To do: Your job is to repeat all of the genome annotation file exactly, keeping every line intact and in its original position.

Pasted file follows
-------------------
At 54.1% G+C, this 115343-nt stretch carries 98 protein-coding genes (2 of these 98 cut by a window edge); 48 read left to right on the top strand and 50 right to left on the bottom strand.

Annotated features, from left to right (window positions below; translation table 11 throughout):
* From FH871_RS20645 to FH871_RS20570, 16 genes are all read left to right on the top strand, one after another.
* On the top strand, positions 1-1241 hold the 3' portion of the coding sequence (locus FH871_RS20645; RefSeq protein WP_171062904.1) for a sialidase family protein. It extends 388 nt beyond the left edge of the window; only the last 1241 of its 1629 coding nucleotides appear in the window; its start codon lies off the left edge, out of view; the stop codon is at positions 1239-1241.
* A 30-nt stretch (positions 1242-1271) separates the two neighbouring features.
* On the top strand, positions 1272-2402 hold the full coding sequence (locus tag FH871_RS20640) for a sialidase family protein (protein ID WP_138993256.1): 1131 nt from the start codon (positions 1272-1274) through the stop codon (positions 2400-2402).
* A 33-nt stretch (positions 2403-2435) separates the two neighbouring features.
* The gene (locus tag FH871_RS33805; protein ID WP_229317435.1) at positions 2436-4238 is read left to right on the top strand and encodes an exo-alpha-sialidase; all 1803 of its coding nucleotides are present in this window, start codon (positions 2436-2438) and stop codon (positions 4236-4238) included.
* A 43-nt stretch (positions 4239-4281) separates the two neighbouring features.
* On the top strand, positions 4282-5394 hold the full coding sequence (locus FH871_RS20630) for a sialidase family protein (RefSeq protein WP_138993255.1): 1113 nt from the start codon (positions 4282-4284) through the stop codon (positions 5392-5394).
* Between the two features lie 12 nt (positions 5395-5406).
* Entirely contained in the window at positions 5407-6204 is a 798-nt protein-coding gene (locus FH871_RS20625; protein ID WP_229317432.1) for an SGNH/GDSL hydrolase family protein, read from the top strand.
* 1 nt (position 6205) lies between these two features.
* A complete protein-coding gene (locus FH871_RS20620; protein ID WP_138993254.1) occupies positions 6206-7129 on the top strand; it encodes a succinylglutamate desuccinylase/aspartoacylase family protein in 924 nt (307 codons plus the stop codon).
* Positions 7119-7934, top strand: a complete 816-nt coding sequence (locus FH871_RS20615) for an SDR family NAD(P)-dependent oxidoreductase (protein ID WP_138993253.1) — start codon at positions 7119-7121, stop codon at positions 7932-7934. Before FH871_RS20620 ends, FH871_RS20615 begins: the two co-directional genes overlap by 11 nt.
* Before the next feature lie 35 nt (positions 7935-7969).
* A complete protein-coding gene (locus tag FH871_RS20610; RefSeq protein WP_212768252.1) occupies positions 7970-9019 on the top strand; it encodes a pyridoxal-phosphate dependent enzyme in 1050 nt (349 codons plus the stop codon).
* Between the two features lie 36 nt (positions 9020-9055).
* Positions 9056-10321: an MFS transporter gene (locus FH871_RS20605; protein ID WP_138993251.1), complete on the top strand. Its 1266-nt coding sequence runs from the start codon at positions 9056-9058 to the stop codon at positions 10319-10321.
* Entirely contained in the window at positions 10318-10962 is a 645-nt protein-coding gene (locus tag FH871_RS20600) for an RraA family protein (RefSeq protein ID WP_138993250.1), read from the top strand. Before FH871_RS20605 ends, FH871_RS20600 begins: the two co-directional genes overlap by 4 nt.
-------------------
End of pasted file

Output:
At 54.1% G+C, this 115343-nt stretch carries 98 protein-coding genes (2 of these 98 cut by a window edge); 48 read left to right on the top strand and 50 right to left on the bottom strand.

Annotated features, from left to right (window positions below; translation table 11 throughout):
* From FH871_RS20645 to FH871_RS20570, 16 genes are all read left to right on the top strand, one after another.
* On the top strand, positions 1-1241 hold the 3' portion of the coding sequence (locus FH871_RS20645; RefSeq protein WP_171062904.1) for a sialidase family protein. It extends 388 nt beyond the left edge of the window; only the last 1241 of its 1629 coding nucleotides appear in the window; its start codon lies off the left edge, out of view; the stop codon is at positions 1239-1241.
* A 30-nt stretch (positions 1242-1271) separates the two neighbouring features.
* On the top strand, positions 1272-2402 hold the full coding sequence (locus tag FH871_RS20640) for a sialidase family protein (protein ID WP_138993256.1): 1131 nt from the start codon (positions 1272-1274) through the stop codon (positions 2400-2402).
* A 33-nt stretch (positions 2403-2435) separates the two neighbouring features.
* The gene (locus tag FH871_RS33805; protein ID WP_229317435.1) at positions 2436-4238 is read left to right on the top strand and encodes an exo-alpha-sialidase; all 1803 of its coding nucleotides are present in this window, start codon (positions 2436-2438) and stop codon (positions 4236-4238) included.
* A 43-nt stretch (positions 4239-4281) separates the two neighbouring features.
* On the top strand, positions 4282-5394 hold the full coding sequence (locus FH871_RS20630) for a sialidase family protein (RefSeq protein WP_138993255.1): 1113 nt from the start codon (positions 4282-4284) through the stop codon (positions 5392-5394).
* Between the two features lie 12 nt (positions 5395-5406).
* Entirely contained in the window at positions 5407-6204 is a 798-nt protein-coding gene (locus FH871_RS20625; protein ID WP_229317432.1) for an SGNH/GDSL hydrolase family protein, read from the top strand.
* 1 nt (position 6205) lies between these two features.
* A complete protein-coding gene (locus FH871_RS20620; protein ID WP_138993254.1) occupies positions 6206-7129 on the top strand; it encodes a succinylglutamate desuccinylase/aspartoacylase family protein in 924 nt (307 codons plus the stop codon).
* Positions 7119-7934, top strand: a complete 816-nt coding sequence (locus FH871_RS20615) for an SDR family NAD(P)-dependent oxidoreductase (protein ID WP_138993253.1) — start codon at positions 7119-7121, stop codon at positions 7932-7934. Before FH871_RS20620 ends, FH871_RS20615 begins: the two co-directional genes overlap by 11 nt.
* Before the next feature lie 35 nt (positions 7935-7969).
* A complete protein-coding gene (locus tag FH871_RS20610; RefSeq protein WP_212768252.1) occupies positions 7970-9019 on the top strand; it encodes a pyridoxal-phosphate dependent enzyme in 1050 nt (349 codons plus the stop codon).
* Between the two features lie 36 nt (positions 9020-9055).
* Positions 9056-10321: an MFS transporter gene (locus FH871_RS20605; protein ID WP_138993251.1), complete on the top strand. Its 1266-nt coding sequence runs from the start codon at positions 9056-9058 to the stop codon at positions 10319-10321.
* Entirely contained in the window at positions 10318-10962 is a 645-nt protein-coding gene (locus tag FH871_RS20600) for an RraA family protein (RefSeq protein ID WP_138993250.1), read from the top strand. Before FH871_RS20605 ends, FH871_RS20600 begins: the two co-directional genes overlap by 4 nt.